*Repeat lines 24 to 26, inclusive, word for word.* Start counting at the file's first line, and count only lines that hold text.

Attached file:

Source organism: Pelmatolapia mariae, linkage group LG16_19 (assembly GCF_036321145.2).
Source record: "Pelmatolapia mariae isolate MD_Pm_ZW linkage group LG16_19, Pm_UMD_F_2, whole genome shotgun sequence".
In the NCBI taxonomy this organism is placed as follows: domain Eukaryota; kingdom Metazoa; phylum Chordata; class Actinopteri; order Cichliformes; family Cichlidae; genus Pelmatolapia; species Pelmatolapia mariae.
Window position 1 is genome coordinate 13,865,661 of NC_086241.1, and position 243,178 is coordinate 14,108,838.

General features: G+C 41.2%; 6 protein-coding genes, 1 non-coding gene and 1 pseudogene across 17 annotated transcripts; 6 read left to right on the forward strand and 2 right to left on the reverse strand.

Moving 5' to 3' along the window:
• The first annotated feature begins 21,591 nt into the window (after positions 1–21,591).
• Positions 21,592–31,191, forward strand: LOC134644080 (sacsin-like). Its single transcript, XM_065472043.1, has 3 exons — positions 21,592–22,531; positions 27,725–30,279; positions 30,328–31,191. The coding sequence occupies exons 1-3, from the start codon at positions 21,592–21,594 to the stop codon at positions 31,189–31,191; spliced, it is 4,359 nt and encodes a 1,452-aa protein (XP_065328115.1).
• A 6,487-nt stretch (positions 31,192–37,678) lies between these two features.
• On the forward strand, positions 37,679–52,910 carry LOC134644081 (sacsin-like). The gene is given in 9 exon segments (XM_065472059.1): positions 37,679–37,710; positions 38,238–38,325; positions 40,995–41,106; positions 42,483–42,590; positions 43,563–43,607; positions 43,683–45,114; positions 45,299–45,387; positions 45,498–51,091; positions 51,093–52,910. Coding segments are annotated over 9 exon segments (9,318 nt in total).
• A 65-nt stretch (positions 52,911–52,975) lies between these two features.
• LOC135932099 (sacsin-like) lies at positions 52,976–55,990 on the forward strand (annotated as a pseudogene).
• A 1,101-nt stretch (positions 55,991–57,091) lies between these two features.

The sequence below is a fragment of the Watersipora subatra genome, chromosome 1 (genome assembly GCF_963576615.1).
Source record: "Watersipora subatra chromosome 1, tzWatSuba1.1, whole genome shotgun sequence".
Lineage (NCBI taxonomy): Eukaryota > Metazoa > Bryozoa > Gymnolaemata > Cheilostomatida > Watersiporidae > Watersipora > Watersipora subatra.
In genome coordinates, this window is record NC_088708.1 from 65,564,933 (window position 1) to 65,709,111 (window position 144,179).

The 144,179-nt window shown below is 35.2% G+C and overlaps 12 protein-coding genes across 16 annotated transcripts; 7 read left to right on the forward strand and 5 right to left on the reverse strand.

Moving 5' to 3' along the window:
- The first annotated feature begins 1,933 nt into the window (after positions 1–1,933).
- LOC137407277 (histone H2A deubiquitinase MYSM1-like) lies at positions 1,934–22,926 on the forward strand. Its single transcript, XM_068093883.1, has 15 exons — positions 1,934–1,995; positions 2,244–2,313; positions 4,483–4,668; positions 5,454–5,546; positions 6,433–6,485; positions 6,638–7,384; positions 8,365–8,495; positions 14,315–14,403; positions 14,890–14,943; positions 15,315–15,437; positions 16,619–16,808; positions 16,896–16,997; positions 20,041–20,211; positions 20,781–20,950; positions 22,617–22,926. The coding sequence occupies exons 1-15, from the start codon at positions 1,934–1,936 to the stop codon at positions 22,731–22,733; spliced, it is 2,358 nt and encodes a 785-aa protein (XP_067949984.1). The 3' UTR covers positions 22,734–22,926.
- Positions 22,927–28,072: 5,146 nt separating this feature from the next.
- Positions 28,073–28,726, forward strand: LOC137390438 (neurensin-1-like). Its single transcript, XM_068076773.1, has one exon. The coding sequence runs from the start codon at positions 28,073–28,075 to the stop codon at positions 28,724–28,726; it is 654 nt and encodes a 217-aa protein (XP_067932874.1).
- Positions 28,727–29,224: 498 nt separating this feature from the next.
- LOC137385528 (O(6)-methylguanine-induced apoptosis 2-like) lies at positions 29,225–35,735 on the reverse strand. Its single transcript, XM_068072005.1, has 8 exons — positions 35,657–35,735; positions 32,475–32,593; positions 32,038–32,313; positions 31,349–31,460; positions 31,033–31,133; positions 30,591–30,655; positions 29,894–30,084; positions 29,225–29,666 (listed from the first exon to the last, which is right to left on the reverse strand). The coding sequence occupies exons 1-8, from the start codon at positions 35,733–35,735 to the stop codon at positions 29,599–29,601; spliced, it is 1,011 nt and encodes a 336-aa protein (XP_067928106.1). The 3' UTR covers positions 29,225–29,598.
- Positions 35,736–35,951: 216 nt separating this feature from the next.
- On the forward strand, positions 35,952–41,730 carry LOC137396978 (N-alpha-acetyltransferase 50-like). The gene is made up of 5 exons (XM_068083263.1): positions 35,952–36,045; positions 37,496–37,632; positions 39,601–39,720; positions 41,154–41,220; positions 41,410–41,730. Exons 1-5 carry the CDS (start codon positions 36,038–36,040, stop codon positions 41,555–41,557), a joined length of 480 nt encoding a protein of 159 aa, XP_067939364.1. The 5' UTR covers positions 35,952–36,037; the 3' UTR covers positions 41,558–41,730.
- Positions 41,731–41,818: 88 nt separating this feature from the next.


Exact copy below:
- Positions 28,727–29,224: 498 nt separating this feature from the next.
- LOC137385528 (O(6)-methylguanine-induced apoptosis 2-like) lies at positions 29,225–35,735 on the reverse strand. Its single transcript, XM_068072005.1, has 8 exons — positions 35,657–35,735; positions 32,475–32,593; positions 32,038–32,313; positions 31,349–31,460; positions 31,033–31,133; positions 30,591–30,655; positions 29,894–30,084; positions 29,225–29,666 (listed from the first exon to the last, which is right to left on the reverse strand). The coding sequence occupies exons 1-8, from the start codon at positions 35,733–35,735 to the stop codon at positions 29,599–29,601; spliced, it is 1,011 nt and encodes a 336-aa protein (XP_067928106.1). The 3' UTR covers positions 29,225–29,598.
- Positions 35,736–35,951: 216 nt separating this feature from the next.